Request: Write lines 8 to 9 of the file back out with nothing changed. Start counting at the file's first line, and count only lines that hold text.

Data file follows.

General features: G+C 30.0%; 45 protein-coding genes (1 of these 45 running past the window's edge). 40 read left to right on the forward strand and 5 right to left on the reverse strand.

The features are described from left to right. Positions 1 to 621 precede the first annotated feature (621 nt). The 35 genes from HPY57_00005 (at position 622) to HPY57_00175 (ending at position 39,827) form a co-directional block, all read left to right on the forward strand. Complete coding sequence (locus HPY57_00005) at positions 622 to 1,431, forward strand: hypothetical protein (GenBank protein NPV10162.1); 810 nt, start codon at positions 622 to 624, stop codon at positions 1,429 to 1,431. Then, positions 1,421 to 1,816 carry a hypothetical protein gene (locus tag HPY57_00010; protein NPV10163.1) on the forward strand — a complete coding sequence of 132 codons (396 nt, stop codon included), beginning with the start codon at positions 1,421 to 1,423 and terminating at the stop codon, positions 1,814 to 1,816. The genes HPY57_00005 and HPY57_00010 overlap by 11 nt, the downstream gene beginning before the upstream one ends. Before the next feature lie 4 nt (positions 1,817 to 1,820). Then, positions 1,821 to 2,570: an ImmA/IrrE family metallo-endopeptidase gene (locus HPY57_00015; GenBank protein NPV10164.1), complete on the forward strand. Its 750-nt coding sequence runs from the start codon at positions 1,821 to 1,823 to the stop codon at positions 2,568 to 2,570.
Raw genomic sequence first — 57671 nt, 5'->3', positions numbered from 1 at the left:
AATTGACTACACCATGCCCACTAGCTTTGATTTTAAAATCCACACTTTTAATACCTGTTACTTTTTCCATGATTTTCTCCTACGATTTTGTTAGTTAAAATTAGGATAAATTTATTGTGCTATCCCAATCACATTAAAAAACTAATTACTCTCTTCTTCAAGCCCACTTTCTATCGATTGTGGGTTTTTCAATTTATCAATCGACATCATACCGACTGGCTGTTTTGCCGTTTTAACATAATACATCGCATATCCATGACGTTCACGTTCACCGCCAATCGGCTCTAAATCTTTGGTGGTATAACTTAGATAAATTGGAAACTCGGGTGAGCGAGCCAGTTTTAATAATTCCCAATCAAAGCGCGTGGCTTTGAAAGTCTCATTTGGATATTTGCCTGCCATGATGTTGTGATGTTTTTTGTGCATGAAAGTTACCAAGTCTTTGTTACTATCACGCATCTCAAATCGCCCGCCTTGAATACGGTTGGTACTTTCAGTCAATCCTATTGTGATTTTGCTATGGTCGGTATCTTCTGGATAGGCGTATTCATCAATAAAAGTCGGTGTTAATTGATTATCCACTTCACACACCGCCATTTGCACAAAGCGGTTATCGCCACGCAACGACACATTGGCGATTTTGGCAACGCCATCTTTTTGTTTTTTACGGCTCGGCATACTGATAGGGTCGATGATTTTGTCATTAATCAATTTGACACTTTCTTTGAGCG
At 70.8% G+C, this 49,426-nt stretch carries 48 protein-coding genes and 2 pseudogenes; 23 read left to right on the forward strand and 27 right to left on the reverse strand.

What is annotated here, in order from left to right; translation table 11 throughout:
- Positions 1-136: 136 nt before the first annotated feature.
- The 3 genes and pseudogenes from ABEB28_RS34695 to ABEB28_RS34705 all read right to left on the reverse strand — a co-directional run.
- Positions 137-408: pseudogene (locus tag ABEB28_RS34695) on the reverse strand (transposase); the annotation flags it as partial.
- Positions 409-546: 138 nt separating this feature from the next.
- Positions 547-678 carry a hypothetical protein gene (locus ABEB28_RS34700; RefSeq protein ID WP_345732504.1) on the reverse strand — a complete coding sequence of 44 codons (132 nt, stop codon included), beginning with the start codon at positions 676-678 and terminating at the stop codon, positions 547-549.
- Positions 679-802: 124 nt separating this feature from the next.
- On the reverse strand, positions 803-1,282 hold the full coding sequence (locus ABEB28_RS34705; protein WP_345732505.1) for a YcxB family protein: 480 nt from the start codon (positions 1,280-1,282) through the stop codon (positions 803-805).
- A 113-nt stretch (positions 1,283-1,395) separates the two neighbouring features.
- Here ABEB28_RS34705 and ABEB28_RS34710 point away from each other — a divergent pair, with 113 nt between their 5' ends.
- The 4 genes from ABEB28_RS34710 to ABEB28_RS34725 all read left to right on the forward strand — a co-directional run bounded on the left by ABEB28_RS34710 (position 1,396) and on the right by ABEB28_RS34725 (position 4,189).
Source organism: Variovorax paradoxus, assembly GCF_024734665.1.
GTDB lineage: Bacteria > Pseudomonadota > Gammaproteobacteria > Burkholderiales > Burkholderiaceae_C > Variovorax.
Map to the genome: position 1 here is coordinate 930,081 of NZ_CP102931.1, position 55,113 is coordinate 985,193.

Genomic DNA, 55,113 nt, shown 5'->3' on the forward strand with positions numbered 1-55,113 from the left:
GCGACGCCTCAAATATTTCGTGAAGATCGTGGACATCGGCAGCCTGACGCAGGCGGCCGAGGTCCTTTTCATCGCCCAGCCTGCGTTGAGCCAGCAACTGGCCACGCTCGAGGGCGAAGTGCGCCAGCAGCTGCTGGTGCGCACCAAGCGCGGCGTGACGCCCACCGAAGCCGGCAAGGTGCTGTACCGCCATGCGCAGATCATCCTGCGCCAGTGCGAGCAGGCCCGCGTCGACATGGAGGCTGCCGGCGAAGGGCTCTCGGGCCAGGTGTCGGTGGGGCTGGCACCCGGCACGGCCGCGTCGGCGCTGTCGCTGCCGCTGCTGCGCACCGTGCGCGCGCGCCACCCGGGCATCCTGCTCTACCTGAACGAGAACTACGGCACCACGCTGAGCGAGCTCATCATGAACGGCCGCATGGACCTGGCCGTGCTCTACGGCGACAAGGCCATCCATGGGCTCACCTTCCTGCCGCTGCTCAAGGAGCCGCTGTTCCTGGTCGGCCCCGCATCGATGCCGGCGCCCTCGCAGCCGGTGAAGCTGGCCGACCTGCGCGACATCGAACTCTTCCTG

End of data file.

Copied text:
- The 3 genes and pseudogenes from ABEB28_RS34695 to ABEB28_RS34705 all read right to left on the reverse strand — a co-directional run.
- Positions 137-408: pseudogene (locus tag ABEB28_RS34695) on the reverse strand (transposase); the annotation flags it as partial.